18 February 2013

Handstitch course, week 1

The course is at City Lit, tutor Amarjeet Nandhra. We were given instructions for making a number of stitches, and shown how, and got on with it. First a bit of practice, then on to making "resolved samples" in which we experimented with the stitch. (I started out with grey, my "usual" colour, but quickly branched out into jollier shades.)

Here are some "experimental" things you can do with stitches to develop and push your technique -

  • change the thread, fine to thick, smooth to wooly, etc
  • overlap thick and thin stitches
  • make stitches very big
  • graduate from large to small stitches
  • make the stitch wide
  • make the stitch very long
  • mix wide and long
  • mix small and big
  • overlap sizes of stitch or colour of thread
  • create shapes
  • work stitches close together or far apart
  • wrap the stitch
  • layer different stitches
  • use different background fabrics


The day included some "timed exercises" for those who like that sort of thing - a few minutes of doing the stitch of choice, then an instruction, eg "elongate the stitch" - and a few more minutes before the next instruction, eg, "use it to couch something down" -
Lots of colours of thread to choose from. Note that we worked with hoops - I got to like having the hoop to hold, and to be able to turn it around the do the stitching from the most convenient angle.
I took my sample home and spent the Sunday stitching ... all day ... listening to Radio 4 ... bliss ...

Detached woven picot (and detached buttonhole bar); bullion knots; french knots
Buttonhole stitch, or is it blanket stitch?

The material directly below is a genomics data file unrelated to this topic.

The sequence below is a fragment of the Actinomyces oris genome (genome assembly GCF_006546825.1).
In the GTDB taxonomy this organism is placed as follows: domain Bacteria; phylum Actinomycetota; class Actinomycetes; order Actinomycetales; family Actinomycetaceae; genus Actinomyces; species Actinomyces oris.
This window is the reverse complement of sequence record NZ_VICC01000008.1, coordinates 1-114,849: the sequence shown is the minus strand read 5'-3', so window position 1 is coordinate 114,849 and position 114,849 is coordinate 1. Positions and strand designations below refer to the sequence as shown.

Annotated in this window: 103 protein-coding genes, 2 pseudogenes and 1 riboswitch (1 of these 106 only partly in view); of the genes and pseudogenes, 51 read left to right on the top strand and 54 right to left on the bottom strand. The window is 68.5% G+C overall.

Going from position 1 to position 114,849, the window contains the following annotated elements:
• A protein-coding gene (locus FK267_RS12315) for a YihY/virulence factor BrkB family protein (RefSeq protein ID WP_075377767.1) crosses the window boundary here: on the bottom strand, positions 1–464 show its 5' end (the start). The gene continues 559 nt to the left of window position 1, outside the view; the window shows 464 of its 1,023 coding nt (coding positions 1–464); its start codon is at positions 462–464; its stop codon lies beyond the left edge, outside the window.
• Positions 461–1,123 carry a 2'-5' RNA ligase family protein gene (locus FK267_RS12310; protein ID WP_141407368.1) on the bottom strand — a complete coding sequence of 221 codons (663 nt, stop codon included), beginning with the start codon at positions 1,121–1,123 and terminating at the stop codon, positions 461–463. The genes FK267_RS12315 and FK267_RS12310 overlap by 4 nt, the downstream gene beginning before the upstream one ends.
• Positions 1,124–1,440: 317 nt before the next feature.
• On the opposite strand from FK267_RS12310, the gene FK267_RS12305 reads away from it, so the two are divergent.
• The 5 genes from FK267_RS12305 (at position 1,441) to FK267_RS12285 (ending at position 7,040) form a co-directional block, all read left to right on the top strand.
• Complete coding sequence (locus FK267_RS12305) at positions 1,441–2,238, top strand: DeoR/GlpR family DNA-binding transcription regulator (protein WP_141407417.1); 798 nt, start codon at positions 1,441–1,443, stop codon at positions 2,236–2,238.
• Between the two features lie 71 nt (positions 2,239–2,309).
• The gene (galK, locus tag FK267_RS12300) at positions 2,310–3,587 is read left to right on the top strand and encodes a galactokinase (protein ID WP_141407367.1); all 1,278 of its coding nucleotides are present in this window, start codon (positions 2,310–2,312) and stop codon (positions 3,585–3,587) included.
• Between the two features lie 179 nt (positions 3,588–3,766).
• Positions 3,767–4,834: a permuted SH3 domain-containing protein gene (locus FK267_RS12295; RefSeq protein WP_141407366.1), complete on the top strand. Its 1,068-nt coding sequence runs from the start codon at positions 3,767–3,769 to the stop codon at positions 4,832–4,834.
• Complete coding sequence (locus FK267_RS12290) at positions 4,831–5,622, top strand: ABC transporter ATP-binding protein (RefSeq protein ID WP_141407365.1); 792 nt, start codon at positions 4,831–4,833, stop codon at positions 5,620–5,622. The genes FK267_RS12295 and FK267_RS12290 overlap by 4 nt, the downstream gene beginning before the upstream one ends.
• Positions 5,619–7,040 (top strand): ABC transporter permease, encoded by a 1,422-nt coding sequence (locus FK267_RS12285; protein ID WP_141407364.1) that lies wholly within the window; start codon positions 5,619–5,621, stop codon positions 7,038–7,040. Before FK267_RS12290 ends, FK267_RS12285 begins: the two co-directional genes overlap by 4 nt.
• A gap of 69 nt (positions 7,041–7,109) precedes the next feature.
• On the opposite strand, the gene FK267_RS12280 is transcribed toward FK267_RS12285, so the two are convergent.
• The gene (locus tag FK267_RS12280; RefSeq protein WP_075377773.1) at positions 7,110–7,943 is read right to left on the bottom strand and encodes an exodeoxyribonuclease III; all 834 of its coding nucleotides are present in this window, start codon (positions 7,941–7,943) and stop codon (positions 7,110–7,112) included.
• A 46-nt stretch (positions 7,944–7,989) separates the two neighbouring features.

Vandyke stitch - in my hands it resembles various insects
The day's work, with cretan stitch in progress -
Couching - and bokhara/romanian couching - is still to come, and then I'll feel ready for the next installment (three classes in all). 

6 comments:

Connie Rose said...

Everything you do amazes me. Do you know of Penny Berens' blog? http://tanglewoodthreads.blogspot.com/

Celia Stanley said...

Great tutor - I do her textile workshop at South Hill Park.

irenemacwilliam said...

re blanket and button hole stitch
When I was a youngster I was taught buttonhole stitch- it has a knot at the edge which creates the firm edge to properly worked buttonholes, blanket stitch has no firm edging. I was taught to sew on poppers and hooks and eyes using buttonhole stitch, it gives a lovely neat and firm attachment. As we no longer see blankets with the traditional edging I suppose it is not surprising that people fail to differentiate between the two types of stitching.

beatrice De said...

J'ai un livre, acheté à Londres, sur un choix de points de broderie.

beatrice De said...

Intéressant !

Jill Dian said...

looks like a great course Margaret...and with your creativity no doubt you'll creating even more wonderful artworks. Jill